Dow and Dollar Face Volatility Versus Liquidity with Trade Wars, Recession Fears
Trade War Talking Points:
- Growth troubles rebounded through the end of the past week with November PMI's showing economic contraction in Japan, Germany and the UK
- Trade wars will be a persistent risk given the uncertainty of US-China and US-EU relations compounded by limited communication
- Structural complacency will converge with extreme seasonal liquidity conditions with the US Thanksgiving holiday - but don't ignore risk
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Volatility and Liquidity are the First Consideration for the Week Ahead
There is a natural expectation among many in the market that the week ahead will settle comfortably into converging streams of long-running complacency and reliable seasonal liquidity drain. On Thursday, the US will be offline for the Thanksgiving holiday which historically levels out speculative activity across the globe. As far as the key technical standings and meaningful fundamental themes staging markets at present, there are certainly opportunities for targeted volatility developments. Yet, tapping into the systemic fear or greed of the masses would be exceptionally difficult given our present conditions. For general 'risk' trends, I will certainly keep tabs on the S&P 500 and Dow. Where the stress cracks in an over-leveraged speculative backdrop is not as obvious at the surface level for the likes of global equities, emerging markets, carry and other traditional measures; the record highs of these key US indices can amplify the attention they draw. What's more, their status as the leading 'bullish leaning' benchmark can potentially override the liquidity breaks.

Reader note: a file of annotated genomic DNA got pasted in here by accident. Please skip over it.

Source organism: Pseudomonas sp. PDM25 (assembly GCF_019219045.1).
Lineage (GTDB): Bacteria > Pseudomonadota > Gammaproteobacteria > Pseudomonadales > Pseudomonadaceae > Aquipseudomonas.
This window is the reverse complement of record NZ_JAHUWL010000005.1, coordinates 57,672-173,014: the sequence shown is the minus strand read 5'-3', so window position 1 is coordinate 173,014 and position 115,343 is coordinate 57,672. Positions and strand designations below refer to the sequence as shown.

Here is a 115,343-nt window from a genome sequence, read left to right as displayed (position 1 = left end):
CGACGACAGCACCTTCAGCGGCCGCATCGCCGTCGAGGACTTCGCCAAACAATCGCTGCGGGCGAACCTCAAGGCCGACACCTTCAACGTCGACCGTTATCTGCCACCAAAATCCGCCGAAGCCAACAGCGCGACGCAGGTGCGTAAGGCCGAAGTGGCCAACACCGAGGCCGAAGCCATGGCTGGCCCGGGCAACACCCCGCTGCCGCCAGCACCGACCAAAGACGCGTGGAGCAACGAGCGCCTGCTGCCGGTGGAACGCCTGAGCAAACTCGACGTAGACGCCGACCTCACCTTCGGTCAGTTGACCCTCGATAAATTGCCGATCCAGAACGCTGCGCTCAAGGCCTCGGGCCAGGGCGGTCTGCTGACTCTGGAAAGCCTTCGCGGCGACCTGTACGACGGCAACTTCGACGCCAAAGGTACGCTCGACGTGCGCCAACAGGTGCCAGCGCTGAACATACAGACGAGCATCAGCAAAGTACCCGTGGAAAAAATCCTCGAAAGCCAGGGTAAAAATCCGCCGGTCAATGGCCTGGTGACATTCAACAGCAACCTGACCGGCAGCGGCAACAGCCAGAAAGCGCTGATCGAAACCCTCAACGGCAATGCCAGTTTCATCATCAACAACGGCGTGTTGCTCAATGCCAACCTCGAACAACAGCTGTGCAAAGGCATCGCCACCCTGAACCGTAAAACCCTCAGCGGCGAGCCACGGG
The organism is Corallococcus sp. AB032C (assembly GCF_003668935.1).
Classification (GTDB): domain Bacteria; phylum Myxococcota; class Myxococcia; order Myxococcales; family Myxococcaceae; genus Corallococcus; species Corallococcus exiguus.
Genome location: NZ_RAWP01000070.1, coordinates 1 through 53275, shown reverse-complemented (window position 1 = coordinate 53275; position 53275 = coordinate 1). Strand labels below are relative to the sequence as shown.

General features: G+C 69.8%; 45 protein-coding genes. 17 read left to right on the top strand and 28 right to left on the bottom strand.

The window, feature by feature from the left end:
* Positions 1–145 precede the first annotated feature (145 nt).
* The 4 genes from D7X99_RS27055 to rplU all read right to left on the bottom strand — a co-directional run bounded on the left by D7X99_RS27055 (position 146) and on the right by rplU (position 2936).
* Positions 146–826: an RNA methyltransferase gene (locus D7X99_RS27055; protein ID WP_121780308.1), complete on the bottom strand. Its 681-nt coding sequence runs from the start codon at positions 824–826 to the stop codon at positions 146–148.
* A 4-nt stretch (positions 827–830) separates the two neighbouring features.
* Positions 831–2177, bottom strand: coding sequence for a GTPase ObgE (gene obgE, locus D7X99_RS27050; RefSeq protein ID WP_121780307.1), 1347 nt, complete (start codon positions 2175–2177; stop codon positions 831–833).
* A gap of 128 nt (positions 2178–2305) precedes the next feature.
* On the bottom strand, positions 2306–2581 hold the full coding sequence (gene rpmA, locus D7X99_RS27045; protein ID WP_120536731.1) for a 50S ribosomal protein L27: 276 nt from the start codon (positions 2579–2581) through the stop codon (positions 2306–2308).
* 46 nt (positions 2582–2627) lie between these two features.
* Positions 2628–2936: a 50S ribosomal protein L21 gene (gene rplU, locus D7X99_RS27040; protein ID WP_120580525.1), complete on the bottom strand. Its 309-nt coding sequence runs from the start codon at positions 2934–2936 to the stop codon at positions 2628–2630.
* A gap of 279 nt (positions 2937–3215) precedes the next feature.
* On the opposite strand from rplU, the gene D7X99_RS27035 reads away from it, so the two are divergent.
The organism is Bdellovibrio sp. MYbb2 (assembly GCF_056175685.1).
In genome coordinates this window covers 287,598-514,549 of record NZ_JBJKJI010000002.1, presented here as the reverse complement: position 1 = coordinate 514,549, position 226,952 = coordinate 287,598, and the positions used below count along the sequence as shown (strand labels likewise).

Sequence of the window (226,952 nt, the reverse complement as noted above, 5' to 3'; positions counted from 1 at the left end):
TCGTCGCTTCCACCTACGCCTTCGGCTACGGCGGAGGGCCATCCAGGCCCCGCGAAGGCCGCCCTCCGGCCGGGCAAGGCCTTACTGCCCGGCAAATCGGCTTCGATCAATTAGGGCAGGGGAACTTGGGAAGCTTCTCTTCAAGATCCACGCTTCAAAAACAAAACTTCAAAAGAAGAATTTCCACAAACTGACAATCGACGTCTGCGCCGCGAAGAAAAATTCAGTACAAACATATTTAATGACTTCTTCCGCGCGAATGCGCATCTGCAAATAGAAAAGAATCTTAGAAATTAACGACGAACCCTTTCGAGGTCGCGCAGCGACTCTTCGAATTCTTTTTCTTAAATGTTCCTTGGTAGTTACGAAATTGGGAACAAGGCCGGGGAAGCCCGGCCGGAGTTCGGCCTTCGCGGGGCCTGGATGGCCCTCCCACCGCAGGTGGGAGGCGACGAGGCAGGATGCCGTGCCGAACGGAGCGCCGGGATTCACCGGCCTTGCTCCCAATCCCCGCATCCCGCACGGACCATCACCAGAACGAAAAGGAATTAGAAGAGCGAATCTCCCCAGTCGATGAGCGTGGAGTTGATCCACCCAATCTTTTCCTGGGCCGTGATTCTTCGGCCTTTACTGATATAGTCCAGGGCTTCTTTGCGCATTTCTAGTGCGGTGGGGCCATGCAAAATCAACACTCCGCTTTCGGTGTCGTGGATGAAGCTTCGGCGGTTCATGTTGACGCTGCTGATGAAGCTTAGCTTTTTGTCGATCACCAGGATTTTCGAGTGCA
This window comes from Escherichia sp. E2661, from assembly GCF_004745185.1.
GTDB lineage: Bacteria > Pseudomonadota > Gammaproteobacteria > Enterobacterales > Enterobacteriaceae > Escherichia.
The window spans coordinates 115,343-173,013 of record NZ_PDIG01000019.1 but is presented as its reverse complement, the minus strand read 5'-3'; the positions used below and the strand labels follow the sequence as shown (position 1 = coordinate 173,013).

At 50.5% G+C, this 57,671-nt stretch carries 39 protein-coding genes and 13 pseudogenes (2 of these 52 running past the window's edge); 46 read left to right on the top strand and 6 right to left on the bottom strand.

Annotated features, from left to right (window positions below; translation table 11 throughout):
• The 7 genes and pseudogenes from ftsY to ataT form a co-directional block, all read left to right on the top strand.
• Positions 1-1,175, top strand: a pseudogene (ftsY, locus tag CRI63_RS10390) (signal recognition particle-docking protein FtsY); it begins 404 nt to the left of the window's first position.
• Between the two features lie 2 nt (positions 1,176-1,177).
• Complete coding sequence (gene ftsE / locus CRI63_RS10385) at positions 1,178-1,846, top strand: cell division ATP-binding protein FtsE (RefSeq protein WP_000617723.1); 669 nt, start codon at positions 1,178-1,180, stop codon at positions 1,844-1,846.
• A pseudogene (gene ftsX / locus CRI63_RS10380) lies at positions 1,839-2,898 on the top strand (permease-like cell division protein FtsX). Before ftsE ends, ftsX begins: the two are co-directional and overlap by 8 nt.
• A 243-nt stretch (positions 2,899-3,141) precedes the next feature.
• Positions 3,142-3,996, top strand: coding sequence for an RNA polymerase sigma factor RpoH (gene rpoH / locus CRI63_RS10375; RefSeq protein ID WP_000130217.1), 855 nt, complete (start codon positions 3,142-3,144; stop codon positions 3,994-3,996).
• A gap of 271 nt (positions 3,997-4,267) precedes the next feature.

Chart of S&P 500 with 20-Day Moving Average (Daily)
Chart Created with IG Charts
My top concern, however, moving forward is not high-profile pace-setters tripping technical levels nor even event sparks setting off loaded fundamental themes. Rather, I'm far more mindful of the exposure behind the financial system. The Dow pushing a record high represents its own overindulgence in sentiment as it insinuates pricing in the best possible projection of growth and/or return potential. That is certainly far-fetched. Yet, beyond that difficult-to-justify valuation, there are extreme measures of exposure across the system. Increasing a collective position to the financial system to earn increasingly smaller rates of return is a hallmark of the past half-decade. Yet, with that escalation, the exposure to risk grows to levels previously unheard of. This is reflected in the slow build up similar to the 'boiling frog' parable with unprecedented leverage among investors, central banks, consumers, businesses and governments. It is also a more immediate measure through benchmarks like the VIX. The traditional reading of demand for hedge and general fear, speculative futures traders extended their run of record net short interest for a fourth consecutive week.
Global Growth Concerns Revived Yet It Seems Biggest Impact is Dollar's 'Least Strained' Status